(Source: exhibition-ism.com )
It’s easy to get caught up in the day-to-day and forget what really matters to you. After Artist lost someone she loved very much, she thought about death a lot. The project is helped clarify her life, the people she wants to be with, and the things she wants to do, but she struggled to maintain perspective. She wondered if other people felt the same way. So with help from old and new friends, she painted the side of an abandoned house in her neighborhood in New Orleans with chalkboard paint and stenciled it with a grid of the sentence “Before I die I want to _______.” Anyone walking by could pick up a piece of chalk, reflect on their lives, and share their personal aspirations in public space.
This participatory public art project is expanding to countries around the world, including Kazakhstan, Mexico, Italy, Australia, Portugal, Argentina, and beyond! Visit the project website beforeidie.cc for more info and watch artist’s TED talk about the project. Follow the Before I Die project on Twitter and Facebook.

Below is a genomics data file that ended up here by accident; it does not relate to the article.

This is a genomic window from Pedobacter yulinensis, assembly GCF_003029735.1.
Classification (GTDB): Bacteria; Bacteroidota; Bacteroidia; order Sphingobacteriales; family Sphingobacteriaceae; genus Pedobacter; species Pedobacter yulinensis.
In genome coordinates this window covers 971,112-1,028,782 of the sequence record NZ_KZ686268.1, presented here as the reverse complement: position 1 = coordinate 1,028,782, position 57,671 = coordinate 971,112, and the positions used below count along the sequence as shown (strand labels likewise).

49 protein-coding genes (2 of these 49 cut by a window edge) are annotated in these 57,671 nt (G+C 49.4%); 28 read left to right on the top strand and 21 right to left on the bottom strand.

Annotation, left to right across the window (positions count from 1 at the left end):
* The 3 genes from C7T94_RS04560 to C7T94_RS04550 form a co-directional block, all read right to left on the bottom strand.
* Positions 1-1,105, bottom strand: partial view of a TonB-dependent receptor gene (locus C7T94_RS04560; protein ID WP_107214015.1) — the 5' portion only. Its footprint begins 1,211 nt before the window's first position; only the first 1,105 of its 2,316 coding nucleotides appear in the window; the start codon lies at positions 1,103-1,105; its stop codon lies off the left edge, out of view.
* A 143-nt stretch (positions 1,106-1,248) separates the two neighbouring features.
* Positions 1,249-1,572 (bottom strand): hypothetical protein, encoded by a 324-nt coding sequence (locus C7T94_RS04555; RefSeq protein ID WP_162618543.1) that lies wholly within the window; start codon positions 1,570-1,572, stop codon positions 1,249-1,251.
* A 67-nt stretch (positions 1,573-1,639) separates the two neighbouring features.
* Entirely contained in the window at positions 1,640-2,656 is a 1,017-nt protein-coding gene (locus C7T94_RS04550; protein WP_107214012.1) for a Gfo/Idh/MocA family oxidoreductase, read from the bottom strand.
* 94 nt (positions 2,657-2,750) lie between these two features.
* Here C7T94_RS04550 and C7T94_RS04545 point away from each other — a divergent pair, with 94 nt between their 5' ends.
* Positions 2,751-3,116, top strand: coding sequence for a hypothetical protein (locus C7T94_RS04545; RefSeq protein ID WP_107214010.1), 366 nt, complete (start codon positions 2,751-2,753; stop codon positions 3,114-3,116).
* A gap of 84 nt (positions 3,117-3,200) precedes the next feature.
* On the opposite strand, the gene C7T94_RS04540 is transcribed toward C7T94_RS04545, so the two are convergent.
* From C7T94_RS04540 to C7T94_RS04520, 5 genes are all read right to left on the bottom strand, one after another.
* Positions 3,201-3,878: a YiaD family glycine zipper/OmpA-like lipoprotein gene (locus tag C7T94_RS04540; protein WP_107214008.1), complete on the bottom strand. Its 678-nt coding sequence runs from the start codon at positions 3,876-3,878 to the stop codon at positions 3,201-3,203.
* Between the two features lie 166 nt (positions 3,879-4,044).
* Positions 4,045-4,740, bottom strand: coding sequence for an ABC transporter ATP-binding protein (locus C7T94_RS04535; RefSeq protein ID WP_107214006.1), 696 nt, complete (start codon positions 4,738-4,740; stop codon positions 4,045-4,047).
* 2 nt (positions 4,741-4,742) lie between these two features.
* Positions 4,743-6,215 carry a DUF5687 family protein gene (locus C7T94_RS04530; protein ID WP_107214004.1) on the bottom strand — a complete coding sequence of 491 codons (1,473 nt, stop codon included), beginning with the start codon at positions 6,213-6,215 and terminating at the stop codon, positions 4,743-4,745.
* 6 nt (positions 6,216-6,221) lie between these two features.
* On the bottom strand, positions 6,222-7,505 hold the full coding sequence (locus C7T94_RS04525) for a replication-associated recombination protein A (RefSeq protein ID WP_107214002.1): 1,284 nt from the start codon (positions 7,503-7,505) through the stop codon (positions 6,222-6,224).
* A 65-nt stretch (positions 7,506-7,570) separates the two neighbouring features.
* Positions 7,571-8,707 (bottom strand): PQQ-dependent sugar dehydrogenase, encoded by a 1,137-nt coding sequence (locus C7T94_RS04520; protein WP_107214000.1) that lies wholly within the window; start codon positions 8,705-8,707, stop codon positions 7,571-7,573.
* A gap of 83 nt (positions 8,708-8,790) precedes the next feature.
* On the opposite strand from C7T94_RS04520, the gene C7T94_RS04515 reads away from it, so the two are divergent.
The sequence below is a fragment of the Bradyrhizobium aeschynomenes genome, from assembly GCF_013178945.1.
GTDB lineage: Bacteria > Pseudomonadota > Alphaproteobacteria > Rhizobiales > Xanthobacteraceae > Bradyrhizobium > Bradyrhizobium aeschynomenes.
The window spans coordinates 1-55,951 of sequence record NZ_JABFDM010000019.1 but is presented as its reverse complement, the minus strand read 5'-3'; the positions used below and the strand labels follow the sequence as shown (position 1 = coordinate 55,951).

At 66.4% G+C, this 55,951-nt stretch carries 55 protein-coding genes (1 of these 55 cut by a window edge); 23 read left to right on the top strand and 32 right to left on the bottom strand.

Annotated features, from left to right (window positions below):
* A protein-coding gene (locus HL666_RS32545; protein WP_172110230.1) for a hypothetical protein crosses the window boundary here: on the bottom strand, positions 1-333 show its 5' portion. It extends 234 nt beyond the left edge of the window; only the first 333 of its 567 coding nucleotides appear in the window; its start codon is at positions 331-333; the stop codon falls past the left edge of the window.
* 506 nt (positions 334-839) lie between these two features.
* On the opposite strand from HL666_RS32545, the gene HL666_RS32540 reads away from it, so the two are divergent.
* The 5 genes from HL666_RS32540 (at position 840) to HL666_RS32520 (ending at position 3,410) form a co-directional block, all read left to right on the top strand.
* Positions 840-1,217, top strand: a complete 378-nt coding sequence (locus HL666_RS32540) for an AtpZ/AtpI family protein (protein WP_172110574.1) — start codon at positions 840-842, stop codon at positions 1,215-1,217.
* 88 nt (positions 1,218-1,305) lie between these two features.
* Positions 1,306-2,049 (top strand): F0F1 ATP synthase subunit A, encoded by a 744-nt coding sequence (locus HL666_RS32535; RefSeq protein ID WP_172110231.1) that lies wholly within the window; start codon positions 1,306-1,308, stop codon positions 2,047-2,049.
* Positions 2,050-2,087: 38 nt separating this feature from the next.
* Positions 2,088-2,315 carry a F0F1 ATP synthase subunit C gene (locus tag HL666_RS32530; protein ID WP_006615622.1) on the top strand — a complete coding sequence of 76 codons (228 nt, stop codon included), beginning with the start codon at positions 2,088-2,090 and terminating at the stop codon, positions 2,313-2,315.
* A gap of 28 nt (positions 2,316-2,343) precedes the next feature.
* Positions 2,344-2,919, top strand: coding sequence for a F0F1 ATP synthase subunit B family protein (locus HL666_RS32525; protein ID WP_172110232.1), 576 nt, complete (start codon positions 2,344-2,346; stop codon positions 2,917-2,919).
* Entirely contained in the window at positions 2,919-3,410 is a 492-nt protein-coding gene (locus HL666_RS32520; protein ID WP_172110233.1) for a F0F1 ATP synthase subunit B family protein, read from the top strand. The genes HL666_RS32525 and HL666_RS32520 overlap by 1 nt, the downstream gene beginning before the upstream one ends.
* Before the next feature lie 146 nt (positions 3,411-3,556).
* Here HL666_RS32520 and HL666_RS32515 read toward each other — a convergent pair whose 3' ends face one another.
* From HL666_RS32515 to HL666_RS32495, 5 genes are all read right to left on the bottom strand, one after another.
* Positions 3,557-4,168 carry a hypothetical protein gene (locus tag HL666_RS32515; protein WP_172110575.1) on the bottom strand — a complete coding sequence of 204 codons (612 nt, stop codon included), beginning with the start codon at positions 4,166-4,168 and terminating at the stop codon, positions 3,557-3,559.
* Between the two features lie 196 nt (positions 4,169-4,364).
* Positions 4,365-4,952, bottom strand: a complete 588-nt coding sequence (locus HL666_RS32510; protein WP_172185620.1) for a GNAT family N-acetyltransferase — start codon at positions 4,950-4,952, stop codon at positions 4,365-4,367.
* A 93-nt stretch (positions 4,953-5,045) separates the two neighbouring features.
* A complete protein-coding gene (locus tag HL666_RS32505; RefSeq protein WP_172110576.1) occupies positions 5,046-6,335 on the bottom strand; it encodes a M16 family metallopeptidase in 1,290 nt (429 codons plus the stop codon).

To simulate the feeling of vertigo in her latest photo series, Marion Tampon-Lajarriete borrowed a few lines from the movie industry. First, she photographed her models in a typical studio.
Afterwards, she superimposed those images on top of stills from various movies, giving the photographs a realistic feeling of free fall.
Alvaro Sanchez-Montanes - Indoor Desert (2010)
“By the end of World War I, diamond mines in Kolmanskuppe, a site in the Namib Desert, ceased to be exploited. For over two decades it had been one of the wealthiest settlements in Southern Africa. During that time of splendour, German colonists who run the site had built their peculiar residences there evoking the architecture and décor of those in their homeland Bavaria. After it was closed down and its inhabitants left, Kolmanskuppe became a ghost town engulfed by desert sands. With his series Indoor Desert, Sanchez-Montanes enters these houses abandoned to the desert to unveil the serene enchantment that dwells in their chambers.”
Jan van Oost - Untitled (1994-2005)
“The concept of the end of life is central in Van Oost’s works, often accompanied by the ritual of pain, like a constant warning to accept our condition as mortal beings. …A vibrant denunciation through the visualization of shapes marked with strong humanity, like memory, feeling, femininity, sexuality and past.”
(1) Timeline Photos | via Facebook on @weheartit.com - http://whrt.it/11Mnnfr